Heikki Lunta - A Modern Copper Country Folk Hero

By Jim Kurtti

The unusually mild and snowless December the Copper Country of Michigan is experiencing this year, is reminiscent of a similar winter in 1970. That year it took the extraordinary efforts of the mythical character, Heikki Lunta to remedy the situation.

In 1970 the Range Snowmobile Club of Atlantic Mine, Michigan had planned a snowmobile race for the fourth of December, a time of year when there is nearly always ample snow on the Keweenaw Peninsula. The members of club had been working hard to make the event a success, but the most vital commodity was lacking – snow! A Hancock radio station, WMPL, was sponsoring the event, and station staff was also very concerned. In an attempt to rally community support despite the conditions, a radio-time salesman, David Riutta, concocted the character "Heikki Lunta", getting his inspiration from the well-known county/western singer Hank Snow. In twenty minutes Dave wrote the words to the now legendary "Heikki Lunta Snow Dance Song." The tune to which Dave applied the lyrics had already been with him for awhile, so the entire composition took less than one hour.

Dave returned to the radio station and with the assistance of the station owner, Bob Olson, another well-known Copper Country persona, the legend of Heikki Lunta was born. The fictional Heikki Lunta was said to live in the back woods of the Finnish farming community of Tapiola, Michigan, twenty miles south of Houghton. Furthermore, he was reported to have the ability to perform a dance, which would cause the snow to fall from the skies. The talented radio team took to the airwaves and caused a sensation throughout the Copper Country community. Heikki Lunta was an instant hit, and miraculously it began to snow-and snow and snow! Ironically the snowmobile races had to be postponed because there was too much snow.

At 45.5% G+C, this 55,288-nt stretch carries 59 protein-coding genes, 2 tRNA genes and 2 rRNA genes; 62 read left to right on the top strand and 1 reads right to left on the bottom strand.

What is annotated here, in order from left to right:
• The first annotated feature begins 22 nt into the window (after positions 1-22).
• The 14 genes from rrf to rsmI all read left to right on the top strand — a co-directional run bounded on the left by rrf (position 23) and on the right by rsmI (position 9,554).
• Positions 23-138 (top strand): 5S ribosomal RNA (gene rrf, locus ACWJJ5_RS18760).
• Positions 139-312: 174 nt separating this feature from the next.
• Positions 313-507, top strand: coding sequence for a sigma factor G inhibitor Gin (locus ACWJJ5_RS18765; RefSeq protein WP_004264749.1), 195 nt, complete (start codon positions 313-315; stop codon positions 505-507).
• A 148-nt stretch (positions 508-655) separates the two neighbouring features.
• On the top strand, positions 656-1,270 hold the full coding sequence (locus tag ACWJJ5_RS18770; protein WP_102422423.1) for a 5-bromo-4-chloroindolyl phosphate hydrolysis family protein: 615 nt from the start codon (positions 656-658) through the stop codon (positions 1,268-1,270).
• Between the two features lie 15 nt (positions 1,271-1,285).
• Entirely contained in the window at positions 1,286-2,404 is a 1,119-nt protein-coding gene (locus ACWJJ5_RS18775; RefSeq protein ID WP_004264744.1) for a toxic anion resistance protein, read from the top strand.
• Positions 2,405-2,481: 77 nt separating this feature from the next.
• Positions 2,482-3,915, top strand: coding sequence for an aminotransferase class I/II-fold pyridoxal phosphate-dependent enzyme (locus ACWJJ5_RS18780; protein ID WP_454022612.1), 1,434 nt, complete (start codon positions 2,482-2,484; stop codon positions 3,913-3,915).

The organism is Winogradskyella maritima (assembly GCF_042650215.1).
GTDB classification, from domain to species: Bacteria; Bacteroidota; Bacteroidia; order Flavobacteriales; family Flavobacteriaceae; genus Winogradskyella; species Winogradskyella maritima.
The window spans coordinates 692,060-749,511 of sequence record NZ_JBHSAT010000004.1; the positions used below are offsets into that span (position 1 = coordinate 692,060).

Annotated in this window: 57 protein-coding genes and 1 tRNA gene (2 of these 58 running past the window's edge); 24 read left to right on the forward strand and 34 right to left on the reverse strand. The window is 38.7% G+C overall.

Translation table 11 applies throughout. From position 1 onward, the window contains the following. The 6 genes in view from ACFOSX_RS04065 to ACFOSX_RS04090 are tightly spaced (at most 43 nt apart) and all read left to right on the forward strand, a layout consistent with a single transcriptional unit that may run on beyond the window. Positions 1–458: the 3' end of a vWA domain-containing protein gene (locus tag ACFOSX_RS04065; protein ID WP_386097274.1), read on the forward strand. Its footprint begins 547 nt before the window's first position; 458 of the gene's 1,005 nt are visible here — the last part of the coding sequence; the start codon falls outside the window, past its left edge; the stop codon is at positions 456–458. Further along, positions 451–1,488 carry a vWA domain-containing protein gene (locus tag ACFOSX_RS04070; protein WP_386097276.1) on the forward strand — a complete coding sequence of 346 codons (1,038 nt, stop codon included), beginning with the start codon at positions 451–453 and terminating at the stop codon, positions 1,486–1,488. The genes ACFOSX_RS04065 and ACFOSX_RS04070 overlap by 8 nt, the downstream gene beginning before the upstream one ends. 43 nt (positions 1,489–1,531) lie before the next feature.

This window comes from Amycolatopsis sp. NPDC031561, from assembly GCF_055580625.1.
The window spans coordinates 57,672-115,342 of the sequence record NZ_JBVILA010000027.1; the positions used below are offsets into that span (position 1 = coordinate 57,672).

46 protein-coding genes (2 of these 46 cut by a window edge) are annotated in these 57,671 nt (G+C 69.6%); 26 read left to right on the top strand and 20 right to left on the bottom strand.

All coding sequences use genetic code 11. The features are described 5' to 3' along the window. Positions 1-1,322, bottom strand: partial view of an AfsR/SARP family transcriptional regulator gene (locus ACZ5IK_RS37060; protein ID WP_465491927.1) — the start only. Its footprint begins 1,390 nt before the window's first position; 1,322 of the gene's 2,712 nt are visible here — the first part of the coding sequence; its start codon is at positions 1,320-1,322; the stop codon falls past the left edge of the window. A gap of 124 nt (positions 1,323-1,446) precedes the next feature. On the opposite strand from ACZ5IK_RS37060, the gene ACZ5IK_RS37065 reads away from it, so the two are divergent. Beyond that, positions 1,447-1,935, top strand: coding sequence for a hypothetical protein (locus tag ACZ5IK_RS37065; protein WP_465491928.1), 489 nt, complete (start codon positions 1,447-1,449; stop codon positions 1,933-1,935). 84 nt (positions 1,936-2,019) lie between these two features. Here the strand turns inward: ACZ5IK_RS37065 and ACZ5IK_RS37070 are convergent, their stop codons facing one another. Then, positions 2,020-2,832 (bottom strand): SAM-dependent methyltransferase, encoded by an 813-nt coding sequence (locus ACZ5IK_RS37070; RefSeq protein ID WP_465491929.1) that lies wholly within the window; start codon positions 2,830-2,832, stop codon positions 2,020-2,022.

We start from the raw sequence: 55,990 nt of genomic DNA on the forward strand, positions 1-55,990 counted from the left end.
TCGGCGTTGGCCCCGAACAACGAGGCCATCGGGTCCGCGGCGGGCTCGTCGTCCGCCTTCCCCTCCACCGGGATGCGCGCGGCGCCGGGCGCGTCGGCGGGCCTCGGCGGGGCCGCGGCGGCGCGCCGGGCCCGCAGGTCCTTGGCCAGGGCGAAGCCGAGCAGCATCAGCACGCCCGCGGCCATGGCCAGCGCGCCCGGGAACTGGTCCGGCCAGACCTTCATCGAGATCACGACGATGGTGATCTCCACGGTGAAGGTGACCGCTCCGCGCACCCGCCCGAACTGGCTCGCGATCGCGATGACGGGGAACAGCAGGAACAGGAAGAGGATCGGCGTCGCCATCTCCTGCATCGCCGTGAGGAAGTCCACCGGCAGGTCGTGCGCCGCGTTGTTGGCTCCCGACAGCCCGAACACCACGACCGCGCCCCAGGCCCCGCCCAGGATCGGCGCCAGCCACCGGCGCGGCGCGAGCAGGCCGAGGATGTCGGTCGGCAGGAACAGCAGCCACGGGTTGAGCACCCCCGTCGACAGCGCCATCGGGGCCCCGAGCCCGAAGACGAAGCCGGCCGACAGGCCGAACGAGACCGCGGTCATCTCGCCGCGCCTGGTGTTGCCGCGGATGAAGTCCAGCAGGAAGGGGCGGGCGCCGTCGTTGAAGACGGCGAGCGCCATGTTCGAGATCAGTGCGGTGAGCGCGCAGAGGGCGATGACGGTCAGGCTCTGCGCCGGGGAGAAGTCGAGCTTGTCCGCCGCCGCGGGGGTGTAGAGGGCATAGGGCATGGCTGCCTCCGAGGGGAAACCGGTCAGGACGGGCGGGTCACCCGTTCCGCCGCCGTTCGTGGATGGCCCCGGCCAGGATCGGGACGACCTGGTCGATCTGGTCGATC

Heikki Lunta's fame grew, and the snow dance song was sent via UPI to stations around the country. The exploits of Heikki Lunta were mentioned on "The Today Show " and "The Tonight Show." Riutta was invited to winter events as far away as California to sing his magical snow song. Family responsibilities and his employment, however, prevented him from making these trips. A recording of "Heikki Lunta Snow Dance Song" was produced, and the first 3000 copies sold in a short time.

As with any sudden success story, there was a downside. Perhaps Heikki Lunta danced too much, because the snow kept coming. Strained relations began to appear between the pro-snow and the anti-snow camps. Riutta recalls one incident where he was confronted by a large lumberjack, who was so irked by the amount of snow Heikki Lunta had brought, he expressed the desire to "clean Heikki's [Riutta's] clock". It became apparent that there were others in the community who actually believed the playing of the snow dance song would produce snow. When the winter seemed to be getting a bit too long, Riutta felt compelled to compose a sequel tune, "Heikki Lunta Go Away," which became the flip side to the second pressing of the record.

During the big snow years of the late '70s Heikki Lunta was almost forgotten. Now the sunny days of the December 1998 call for the magic of Heikki Lunta.

For the price of $10 (or $13.85 for priority mail) one can purchase the two Heikki Lunta songs — "Heikki Lunta" and "Heikki Lunta Go Away" on a CD from: WMPL, P.O. Box 547, Hancock, Michigan 49930.

More about Heikki Lunta can be found here.